The undercurrent of sexism was, and is, so very apparent. One young woman interviewed on NPR about why she either didn't vote or voted for someone else was as follows (paraphrased): "Hillary is really smart, really experienced and she can absolutely get the job done...but she isn't as charming as Barack Obama." Charming? Really. That is the key qualification you look for over and above smarts, experience, and ability to do the job? Another person shared that while Trump is "clearly crazy" (recognize the ableist language here), he voted for him anyway. I don't even know how to respond to these kinds of sentiments. How do women compete in a culture that minimizes sexual violence against them and thinks "volatile," "reckless" and "erratic" are more compelling qualities in a man, than electing a smart and vastly qualified woman?

As John Oliver stated in his last show of the season, we must constantly remind ourselves that this reality should not become our new normal. Years ago, at a multicultural retreat I was facilitating, a colleague shared that "we (those with privilege) must smell the air, even when it doesn't smell for us." I have never forgotten his statement. This could not be more vital right here, right now, particularly for men and for white people. If we explain this election away by saying well, Hillary wasn't charming, or Hillary had too much baggage, we legitimize a culture and a system that endorsed and elected an openly bigoted man by (in part) blaming the woman who ran against him. If we try to persuade ourselves that everything will be okay, that should be our sign that we have lost sight of the abnormality of what just happened and of our own privilege.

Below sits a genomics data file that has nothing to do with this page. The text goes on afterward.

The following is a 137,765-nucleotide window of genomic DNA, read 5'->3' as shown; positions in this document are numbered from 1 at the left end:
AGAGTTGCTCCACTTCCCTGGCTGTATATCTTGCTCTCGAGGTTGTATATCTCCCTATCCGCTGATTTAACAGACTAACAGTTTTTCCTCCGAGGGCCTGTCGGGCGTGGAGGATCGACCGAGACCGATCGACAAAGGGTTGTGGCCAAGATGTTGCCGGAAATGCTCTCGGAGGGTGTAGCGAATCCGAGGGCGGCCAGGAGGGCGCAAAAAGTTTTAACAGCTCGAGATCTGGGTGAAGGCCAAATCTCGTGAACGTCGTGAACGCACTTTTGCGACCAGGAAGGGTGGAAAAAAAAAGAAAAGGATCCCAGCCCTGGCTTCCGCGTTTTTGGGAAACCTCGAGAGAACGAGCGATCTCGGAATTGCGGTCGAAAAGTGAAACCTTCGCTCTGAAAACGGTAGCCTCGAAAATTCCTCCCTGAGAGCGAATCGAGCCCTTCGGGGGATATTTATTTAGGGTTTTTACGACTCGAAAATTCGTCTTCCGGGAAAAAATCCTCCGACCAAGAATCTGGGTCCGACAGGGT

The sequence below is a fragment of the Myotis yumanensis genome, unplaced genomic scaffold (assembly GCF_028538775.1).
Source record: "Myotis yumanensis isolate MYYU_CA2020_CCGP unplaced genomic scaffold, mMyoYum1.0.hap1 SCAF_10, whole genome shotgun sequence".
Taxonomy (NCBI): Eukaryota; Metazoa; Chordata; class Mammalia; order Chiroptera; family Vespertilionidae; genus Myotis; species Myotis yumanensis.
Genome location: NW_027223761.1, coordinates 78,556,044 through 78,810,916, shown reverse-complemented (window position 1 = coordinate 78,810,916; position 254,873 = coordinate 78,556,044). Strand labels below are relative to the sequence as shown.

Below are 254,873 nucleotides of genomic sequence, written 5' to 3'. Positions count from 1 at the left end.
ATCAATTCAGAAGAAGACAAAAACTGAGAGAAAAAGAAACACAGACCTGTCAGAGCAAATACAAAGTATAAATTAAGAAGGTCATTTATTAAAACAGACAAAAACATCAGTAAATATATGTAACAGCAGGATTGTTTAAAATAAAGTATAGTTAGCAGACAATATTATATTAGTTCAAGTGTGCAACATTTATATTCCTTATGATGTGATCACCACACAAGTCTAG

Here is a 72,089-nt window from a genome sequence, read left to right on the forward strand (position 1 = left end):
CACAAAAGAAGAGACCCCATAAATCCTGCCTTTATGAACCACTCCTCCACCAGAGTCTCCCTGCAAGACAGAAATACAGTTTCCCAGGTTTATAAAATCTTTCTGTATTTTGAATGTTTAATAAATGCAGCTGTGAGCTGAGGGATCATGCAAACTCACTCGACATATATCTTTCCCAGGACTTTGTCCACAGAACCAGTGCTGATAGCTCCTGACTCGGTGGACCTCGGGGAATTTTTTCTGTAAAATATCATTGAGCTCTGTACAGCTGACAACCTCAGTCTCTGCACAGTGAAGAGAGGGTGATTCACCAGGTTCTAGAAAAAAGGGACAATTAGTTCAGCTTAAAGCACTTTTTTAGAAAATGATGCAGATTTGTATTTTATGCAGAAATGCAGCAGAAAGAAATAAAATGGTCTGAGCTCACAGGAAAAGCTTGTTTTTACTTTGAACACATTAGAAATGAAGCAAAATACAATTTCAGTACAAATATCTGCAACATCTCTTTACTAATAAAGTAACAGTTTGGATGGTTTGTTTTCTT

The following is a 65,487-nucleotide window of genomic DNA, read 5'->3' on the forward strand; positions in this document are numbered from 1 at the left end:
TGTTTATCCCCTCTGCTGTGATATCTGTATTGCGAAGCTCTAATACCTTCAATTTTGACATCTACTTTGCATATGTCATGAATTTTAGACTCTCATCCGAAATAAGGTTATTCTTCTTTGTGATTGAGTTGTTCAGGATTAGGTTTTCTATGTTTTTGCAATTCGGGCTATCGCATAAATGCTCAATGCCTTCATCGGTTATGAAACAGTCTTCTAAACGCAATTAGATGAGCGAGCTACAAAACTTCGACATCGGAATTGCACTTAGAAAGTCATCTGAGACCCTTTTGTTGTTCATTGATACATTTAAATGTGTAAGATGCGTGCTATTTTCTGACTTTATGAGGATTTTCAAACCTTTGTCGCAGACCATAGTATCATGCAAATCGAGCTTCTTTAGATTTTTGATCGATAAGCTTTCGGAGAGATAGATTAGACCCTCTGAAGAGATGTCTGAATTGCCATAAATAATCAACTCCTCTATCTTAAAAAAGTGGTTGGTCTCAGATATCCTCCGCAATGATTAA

I acknowledge that my experience of the result is mediated by my own identities, my own lack of voting power, and the reality that I am tied deeply to those who voted for Donald Trump through my social identities (in particular, white women). I am ashamed and embarrassed but neither of these feelings will slow the tide of bigotry that has been uncovered during this campaign. As I mentioned earlier, racism and sexism are normal experiences for millions of people in the U.S., but we cannot let that continue. We must not get complacent as the days turn into weeks and weeks into months and the election fades from our view. As incomplete and imperfect as these words are (because there is, I hope they are helpful, even minimally, for anyone who reads this blog. In peace.